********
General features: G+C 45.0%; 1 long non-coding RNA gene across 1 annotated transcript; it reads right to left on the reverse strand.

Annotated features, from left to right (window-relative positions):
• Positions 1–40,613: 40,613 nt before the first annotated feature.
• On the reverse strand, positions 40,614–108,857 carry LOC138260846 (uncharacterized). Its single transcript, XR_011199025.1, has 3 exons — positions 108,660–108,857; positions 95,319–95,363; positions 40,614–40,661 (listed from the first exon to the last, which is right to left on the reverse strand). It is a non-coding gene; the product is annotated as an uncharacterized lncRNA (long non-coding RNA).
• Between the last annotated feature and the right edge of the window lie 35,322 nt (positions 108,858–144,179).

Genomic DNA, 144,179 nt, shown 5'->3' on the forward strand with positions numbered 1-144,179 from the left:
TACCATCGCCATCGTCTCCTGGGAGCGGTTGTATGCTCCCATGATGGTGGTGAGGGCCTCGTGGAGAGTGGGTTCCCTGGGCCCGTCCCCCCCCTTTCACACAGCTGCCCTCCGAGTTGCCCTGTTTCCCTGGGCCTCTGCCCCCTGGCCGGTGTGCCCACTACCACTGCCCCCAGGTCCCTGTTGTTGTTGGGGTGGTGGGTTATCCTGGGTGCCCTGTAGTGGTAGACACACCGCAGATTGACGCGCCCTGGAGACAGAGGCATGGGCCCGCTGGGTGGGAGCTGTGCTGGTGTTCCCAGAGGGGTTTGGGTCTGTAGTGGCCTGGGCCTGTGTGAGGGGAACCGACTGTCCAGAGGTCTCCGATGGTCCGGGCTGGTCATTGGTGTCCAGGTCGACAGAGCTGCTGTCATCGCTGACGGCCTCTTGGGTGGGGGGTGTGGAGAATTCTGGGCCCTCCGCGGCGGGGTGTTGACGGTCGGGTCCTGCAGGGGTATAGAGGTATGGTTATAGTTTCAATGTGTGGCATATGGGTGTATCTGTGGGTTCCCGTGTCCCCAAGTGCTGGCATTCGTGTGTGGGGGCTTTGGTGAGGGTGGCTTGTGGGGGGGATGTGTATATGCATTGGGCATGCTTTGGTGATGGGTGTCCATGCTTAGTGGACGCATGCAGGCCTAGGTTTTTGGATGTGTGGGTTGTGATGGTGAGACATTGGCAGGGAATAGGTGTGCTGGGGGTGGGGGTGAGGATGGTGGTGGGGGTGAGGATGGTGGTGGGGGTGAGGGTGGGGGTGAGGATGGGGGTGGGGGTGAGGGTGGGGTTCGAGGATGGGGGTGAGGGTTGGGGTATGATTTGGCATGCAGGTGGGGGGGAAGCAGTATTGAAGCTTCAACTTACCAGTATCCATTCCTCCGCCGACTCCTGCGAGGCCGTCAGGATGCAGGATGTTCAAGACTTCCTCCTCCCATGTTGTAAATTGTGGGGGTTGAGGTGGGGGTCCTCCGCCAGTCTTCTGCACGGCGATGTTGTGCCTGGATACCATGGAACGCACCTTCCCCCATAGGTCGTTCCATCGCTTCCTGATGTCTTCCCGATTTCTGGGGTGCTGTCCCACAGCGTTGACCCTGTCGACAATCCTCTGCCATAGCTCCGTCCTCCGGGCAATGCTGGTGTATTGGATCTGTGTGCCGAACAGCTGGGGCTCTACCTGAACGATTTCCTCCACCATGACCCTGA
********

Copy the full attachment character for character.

General features: G+C 45.0%; 1 long non-coding RNA gene across 1 annotated transcript; it reads right to left on the reverse strand.

Annotated features, from left to right (window-relative positions):
• Positions 1–40,613: 40,613 nt before the first annotated feature.
• On the reverse strand, positions 40,614–108,857 carry LOC138260846 (uncharacterized). Its single transcript, XR_011199025.1, has 3 exons — positions 108,660–108,857; positions 95,319–95,363; positions 40,614–40,661 (listed from the first exon to the last, which is right to left on the reverse strand). It is a non-coding gene; the product is annotated as an uncharacterized lncRNA (long non-coding RNA).
• Between the last annotated feature and the right edge of the window lie 35,322 nt (positions 108,858–144,179).

Genomic DNA, 144,179 nt, shown 5'->3' on the forward strand with positions numbered 1-144,179 from the left:
TACCATCGCCATCGTCTCCTGGGAGCGGTTGTATGCTCCCATGATGGTGGTGAGGGCCTCGTGGAGAGTGGGTTCCCTGGGCCCGTCCCCCCCCTTTCACACAGCTGCCCTCCGAGTTGCCCTGTTTCCCTGGGCCTCTGCCCCCTGGCCGGTGTGCCCACTACCACTGCCCCCAGGTCCCTGTTGTTGTTGGGGTGGTGGGTTATCCTGGGTGCCCTGTAGTGGTAGACACACCGCAGATTGACGCGCCCTGGAGACAGAGGCATGGGCCCGCTGGGTGGGAGCTGTGCTGGTGTTCCCAGAGGGGTTTGGGTCTGTAGTGGCCTGGGCCTGTGTGAGGGGAACCGACTGTCCAGAGGTCTCCGATGGTCCGGGCTGGTCATTGGTGTCCAGGTCGACAGAGCTGCTGTCATCGCTGACGGCCTCTTGGGTGGGGGGTGTGGAGAATTCTGGGCCCTCCGCGGCGGGGTGTTGACGGTCGGGTCCTGCAGGGGTATAGAGGTATGGTTATAGTTTCAATGTGTGGCATATGGGTGTATCTGTGGGTTCCCGTGTCCCCAAGTGCTGGCATTCGTGTGTGGGGGCTTTGGTGAGGGTGGCTTGTGGGGGGGATGTGTATATGCATTGGGCATGCTTTGGTGATGGGTGTCCATGCTTAGTGGACGCATGCAGGCCTAGGTTTTTGGATGTGTGGGTTGTGATGGTGAGACATTGGCAGGGAATAGGTGTGCTGGGGGTGGGGGTGAGGATGGTGGTGGGGGTGAGGATGGTGGTGGGGGTGAGGGTGGGGGTGAGGATGGGGGTGGGGGTGAGGGTGGGGTTCGAGGATGGGGGTGAGGGTTGGGGTATGATTTGGCATGCAGGTGGGGGGGAAGCAGTATTGAAGCTTCAACTTACCAGTATCCATTCCTCCGCCGACTCCTGCGAGGCCGTCAGGATGCAGGATGTTCAAGACTTCCTCCTCCCATGTTGTAAATTGTGGGGGTTGAGGTGGGGGTCCTCCGCCAGTCTTCTGCACGGCGATGTTGTGCCTGGATACCATGGAACGCACCTTCCCCCATAGGTCGTTCCATCGCTTCCTGATGTCTTCCCGATTTCTGGGGTGCTGTCCCACAGCGTTGACCCTGTCGACAATCCTCTGCCATAGCTCCGTCCTCCGGGCAATGCTGGTGTATTGGATCTGTGTGCCGAACAGCTGGGGCTCTACCTGAACGATTTCCTCCACCATGACCCTGA